An Insight into Information Warfare

Jennifer Rubin at the Washington Post suggests a model for thinking about the negative advertising campaigns of the Presidential election that is straight out of US Army doctrine.
The extent of [the Obama campaign's] effort is only now becoming clear. The Associated Press reports: “President Barack Obama’s campaign has spent nearly $100 million on television commercials in selected battleground states so far, unleashing a sustained early barrage designed to create lasting, negative impressions of Republican Mitt Romney before he and his allies ramp up for the fall.” Think of it like the Confederacy’s artillery barrage on the third day of Gettysburg before Pickett’s charge — you have to in essence disable the other side before the charge begins or its curtains.
This is exactly how the US Army thinks of what it currently calls "information operations."  It considers them a kind of strategic effect, a "shaping" effort almost precisely analogous to artillery.  You can use a heavy information barrage to deny terrain (as for example by blanketing a neighborhood with wanted posters with a picture and a large reward:  you might not catch the guy, but he'll have to feel very shaky about trying to pass through the neighborhood).  You can use it to demoralize.  You can use it to disrupt the cohesion of an enemy unit.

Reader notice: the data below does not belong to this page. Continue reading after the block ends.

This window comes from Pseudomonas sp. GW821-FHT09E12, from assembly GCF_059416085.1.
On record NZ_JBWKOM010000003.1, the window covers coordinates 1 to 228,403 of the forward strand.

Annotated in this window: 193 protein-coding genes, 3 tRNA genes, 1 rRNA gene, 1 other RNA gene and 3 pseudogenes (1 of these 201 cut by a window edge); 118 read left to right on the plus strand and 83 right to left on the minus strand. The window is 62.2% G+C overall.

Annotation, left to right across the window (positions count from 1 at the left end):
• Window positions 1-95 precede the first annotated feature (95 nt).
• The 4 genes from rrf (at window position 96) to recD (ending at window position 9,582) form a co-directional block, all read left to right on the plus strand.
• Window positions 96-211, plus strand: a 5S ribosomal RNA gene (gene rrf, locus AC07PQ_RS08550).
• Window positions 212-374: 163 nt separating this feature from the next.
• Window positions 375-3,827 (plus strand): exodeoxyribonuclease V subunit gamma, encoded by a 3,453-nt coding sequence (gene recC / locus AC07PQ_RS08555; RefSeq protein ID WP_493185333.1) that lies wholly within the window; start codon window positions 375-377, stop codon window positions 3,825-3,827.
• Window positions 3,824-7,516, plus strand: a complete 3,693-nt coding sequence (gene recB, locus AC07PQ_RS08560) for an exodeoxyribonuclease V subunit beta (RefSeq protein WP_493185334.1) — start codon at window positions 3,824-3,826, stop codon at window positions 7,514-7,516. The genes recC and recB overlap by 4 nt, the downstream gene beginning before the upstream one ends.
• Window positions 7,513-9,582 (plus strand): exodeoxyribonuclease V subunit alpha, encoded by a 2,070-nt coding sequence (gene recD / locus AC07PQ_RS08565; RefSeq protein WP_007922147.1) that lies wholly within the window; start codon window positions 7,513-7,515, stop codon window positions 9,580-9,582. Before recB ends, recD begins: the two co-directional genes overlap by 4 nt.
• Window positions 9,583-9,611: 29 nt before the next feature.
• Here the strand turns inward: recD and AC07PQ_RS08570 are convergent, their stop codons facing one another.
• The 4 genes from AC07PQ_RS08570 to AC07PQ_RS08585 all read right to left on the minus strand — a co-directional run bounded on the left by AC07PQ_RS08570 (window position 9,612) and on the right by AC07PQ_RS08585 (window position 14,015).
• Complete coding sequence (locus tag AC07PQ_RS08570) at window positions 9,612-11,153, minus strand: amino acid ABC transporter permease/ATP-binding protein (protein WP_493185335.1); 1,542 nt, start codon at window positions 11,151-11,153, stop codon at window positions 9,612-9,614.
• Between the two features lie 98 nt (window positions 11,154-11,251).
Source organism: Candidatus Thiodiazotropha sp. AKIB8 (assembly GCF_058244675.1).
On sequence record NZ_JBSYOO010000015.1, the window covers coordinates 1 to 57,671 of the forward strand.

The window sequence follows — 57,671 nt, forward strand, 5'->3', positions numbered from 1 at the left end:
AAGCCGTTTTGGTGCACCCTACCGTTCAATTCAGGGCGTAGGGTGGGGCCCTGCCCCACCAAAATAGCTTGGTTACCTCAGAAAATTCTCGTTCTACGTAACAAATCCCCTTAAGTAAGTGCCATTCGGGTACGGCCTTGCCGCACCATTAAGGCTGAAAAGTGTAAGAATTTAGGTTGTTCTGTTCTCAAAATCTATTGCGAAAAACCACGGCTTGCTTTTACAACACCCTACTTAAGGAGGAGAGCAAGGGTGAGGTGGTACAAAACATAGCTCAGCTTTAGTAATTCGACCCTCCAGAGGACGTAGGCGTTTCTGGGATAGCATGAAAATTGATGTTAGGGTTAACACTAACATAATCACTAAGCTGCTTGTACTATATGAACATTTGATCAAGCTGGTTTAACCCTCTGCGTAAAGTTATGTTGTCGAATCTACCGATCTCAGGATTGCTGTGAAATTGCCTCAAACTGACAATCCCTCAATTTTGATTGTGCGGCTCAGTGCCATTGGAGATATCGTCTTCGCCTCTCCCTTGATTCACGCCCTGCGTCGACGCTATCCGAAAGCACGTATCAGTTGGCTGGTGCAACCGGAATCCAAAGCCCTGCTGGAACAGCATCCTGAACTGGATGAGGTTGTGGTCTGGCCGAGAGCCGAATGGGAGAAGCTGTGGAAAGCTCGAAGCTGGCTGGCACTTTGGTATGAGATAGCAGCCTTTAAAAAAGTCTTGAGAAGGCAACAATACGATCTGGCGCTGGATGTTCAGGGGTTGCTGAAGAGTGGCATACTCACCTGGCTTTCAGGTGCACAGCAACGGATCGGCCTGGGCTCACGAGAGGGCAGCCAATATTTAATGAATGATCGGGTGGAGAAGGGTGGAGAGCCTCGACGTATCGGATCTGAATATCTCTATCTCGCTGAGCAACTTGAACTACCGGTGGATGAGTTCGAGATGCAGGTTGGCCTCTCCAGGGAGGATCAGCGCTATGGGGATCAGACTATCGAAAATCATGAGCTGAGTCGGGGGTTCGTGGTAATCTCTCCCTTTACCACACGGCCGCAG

It's sort of surprising to see someone like Rubin get that concept so well.  It's also surprising to see the Obama campaign's efforts likened to a Confederate barrage.


Eric Blair said...

Now the real funny thing is, that barrage didn't clear the way like it was supposed to.

Dad29 said...

Eric's exactly right. The tactic has won Obozo nothing for his $100 million.

And Romney (comparatively) hasn't spend a dime, although he's managed to refute most of the crap quickly and deftly.

bthun said...

I'm not sure if the $100M won Teh Won nothing. It appears to this old Hillwilliam as if the barrage may have caused Teh Won's enemy to close ranks.